Again, this album shows us an aged Judas Priest, and that little fact isn't lost on me. However, as a lifelong fan of the band I don't think it's unreasonable to assume (and hope) for a more spirited performance from these guys. When I hear this album all the way through for about the sixth or seventh time now, I am left wanting more. I want Downing and that familiar Tipton/Downing trade off that still makes Dave Murray and Adrian Smith so damn potent in the same age bracket. I want a fire in the belly; the same fire that kept a dying Ronnie James Dio going strong and powerful for a lot longer than probable as he approached 70. My point is, despite the ever-declining lifespan of us all, there is still something to be said for giving it your all and just going for it with the proverbial metal on the floor and the open wind slapping you into violent submission. Even the opening notes of 'Cold Blooded' seem so lifeless and solicit no real emotional engagement, and that's the saddest part of this record for me (though the solo in this song is the best on the album.) There are definite moments of pinhole-lighted magic disseminated throughout the entire album, but overall Redeemer simply fails to thrill me like it should, but I keep myself satiated by telling myself, "At least it ain't that last pile of crap." We all have our little pick-me-ups.
I love Judas Priest. I love everything about the band: the history, the black leather-studded, whip-carrying, motorcycle-riding, unearthly-screaming Judas Priest that I grew up with all through the 80's into the present day. It pains me to my core to see one of my favorite bands simply lose a fire that has been burning for so long, and please don't sedate yourself with talk of them being older and still being a great band for its age. Even worse, I've seen it bandied about that they are legends and should "get a pass" for being less than stellar now, and this is where I vehemently disagree. Picture, if you will, an aging pugilist, whose better days of single-vision are long behind him. He knows nothing else but how to fight, and despite the brain damage and obvious grasping at straws to stay both relevant and competitive, he simply doesn't have the tools to keep up any longer. Yet he stays. He takes beating after beating, swelling and bleeding from every orifice on his head, and he simply won't quit. Why is this man so stubborn? Pride? Conviction? Stupidity? One too many blows to the head? Who can say? All we see is this shell of former greatness that is well past his prime, and the last visage we'll have of him is a weary and stumbling artifact walking away, not to a Bill Conti composition, but to a quiet, pitying darkness that will slowly envelop him as he shrinks from sight into the rest of his broken existence. The bell has rung, and it's time to let it go gracefully while the last visuals are ones of amazement and triumph. It will not get any better from this point on, and we need to see that and accept it.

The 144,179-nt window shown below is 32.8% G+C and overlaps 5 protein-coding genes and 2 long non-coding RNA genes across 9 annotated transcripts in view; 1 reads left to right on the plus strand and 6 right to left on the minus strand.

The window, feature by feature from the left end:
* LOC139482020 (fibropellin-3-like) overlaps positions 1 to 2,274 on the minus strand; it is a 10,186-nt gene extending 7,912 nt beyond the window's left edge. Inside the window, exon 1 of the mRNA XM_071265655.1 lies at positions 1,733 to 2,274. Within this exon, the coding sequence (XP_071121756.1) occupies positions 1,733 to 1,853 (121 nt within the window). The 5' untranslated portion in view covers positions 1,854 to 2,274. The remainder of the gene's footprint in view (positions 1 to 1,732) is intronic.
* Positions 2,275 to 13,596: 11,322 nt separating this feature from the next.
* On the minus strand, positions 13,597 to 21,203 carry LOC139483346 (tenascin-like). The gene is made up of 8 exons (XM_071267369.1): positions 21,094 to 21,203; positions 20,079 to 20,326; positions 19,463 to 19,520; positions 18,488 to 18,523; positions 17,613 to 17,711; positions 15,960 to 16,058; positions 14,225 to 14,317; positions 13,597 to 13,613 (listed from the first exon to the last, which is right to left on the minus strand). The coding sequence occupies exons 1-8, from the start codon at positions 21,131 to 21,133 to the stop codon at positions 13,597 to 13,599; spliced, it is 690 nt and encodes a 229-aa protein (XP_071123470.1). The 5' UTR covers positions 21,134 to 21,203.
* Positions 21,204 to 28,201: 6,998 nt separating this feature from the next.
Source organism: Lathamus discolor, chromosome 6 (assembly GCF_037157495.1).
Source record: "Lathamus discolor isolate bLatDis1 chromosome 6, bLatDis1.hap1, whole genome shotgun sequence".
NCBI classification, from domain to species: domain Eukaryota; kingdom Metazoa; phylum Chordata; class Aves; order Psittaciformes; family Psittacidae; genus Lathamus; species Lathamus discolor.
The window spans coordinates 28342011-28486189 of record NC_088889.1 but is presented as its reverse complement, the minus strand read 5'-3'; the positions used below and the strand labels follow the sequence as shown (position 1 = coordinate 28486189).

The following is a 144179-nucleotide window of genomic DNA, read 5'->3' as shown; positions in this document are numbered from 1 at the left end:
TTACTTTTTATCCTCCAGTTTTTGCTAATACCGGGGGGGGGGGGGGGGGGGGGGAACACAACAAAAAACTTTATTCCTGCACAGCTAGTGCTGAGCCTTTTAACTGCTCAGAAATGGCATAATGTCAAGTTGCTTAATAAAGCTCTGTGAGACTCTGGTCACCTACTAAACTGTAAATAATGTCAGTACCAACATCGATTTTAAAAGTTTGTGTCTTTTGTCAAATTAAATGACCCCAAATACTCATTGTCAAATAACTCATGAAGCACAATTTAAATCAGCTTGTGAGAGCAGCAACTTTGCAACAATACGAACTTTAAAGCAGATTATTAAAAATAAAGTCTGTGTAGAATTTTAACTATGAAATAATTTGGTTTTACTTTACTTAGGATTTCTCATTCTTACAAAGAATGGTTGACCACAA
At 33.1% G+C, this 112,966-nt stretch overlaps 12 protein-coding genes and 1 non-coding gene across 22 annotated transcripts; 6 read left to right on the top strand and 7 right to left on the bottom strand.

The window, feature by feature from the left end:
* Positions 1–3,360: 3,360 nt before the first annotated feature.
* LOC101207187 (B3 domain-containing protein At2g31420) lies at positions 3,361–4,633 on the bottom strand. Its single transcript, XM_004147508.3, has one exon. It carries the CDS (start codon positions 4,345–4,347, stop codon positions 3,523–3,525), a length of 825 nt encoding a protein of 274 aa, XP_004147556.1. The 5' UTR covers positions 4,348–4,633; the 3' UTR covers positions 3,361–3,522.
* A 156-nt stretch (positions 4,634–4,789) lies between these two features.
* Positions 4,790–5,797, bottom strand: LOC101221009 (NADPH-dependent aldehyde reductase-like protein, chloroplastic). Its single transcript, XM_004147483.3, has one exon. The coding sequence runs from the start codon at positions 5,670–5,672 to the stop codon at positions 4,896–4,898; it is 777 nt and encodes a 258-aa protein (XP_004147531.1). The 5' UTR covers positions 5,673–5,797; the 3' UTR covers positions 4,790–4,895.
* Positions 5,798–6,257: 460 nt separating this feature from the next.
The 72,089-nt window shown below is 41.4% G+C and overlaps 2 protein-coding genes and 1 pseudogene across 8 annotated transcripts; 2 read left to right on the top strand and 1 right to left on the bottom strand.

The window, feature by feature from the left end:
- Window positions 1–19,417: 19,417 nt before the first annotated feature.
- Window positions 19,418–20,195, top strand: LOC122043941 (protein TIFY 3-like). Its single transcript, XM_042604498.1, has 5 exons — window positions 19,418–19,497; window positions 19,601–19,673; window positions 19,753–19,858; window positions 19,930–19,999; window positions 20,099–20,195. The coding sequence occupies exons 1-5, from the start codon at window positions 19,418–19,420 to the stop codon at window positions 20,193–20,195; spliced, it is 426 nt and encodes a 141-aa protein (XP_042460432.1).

The world isn't fair, but it is consistent.
(Originally written for www.metalpsalter.com)
Rating: 4.5 out of 10